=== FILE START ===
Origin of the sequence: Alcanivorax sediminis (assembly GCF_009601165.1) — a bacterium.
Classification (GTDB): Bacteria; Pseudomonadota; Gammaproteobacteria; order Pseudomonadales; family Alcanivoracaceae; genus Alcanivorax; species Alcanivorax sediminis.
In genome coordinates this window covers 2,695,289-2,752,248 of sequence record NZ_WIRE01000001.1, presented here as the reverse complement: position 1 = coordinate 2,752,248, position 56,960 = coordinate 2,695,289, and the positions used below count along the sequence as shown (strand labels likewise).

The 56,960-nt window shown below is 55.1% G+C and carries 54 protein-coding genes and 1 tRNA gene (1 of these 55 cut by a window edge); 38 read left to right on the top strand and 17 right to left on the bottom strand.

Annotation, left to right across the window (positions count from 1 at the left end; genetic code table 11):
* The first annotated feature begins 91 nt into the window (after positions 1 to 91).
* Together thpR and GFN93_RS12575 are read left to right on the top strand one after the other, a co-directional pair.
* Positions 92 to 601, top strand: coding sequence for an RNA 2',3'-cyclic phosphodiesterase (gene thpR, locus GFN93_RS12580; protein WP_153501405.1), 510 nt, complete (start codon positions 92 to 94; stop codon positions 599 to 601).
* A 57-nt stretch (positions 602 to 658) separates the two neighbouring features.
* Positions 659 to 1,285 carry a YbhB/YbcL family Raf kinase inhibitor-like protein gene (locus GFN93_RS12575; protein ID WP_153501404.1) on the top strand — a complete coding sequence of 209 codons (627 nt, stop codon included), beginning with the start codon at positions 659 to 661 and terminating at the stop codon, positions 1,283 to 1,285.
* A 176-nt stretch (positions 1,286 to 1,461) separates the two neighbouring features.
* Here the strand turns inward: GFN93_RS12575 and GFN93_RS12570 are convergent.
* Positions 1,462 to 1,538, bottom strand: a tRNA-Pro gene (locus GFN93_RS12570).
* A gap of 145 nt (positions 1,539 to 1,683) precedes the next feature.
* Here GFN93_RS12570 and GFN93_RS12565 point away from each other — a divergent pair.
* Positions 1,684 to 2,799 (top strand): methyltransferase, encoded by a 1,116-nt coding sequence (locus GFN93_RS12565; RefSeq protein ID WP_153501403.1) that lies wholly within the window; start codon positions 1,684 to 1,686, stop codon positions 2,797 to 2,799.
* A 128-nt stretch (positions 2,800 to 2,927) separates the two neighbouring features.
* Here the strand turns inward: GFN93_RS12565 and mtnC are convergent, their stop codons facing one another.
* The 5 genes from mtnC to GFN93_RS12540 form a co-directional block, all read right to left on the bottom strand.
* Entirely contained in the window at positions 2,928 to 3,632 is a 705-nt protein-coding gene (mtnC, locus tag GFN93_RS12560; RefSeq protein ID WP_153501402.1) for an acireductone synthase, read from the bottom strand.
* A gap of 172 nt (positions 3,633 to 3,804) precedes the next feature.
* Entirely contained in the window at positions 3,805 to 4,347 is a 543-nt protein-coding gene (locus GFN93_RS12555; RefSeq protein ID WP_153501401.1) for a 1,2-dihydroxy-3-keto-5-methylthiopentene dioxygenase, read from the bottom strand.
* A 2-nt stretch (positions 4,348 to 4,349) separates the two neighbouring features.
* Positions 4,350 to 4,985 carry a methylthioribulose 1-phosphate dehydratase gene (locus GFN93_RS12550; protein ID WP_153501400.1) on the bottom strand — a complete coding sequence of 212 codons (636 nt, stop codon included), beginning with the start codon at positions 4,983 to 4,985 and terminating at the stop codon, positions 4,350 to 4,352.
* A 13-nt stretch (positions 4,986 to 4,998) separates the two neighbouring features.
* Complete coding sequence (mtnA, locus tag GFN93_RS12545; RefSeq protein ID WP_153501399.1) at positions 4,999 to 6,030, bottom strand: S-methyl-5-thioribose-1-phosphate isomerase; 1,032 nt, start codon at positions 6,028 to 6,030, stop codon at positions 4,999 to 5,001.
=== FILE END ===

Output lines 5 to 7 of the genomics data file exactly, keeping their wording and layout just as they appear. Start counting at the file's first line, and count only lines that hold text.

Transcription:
Annotation, left to right across the window (positions count from 1 at the left end; genetic code table 11):
* The first annotated feature begins 91 nt into the window (after positions 1 to 91).
* Together thpR and GFN93_RS12575 are read left to right on the top strand one after the other, a co-directional pair.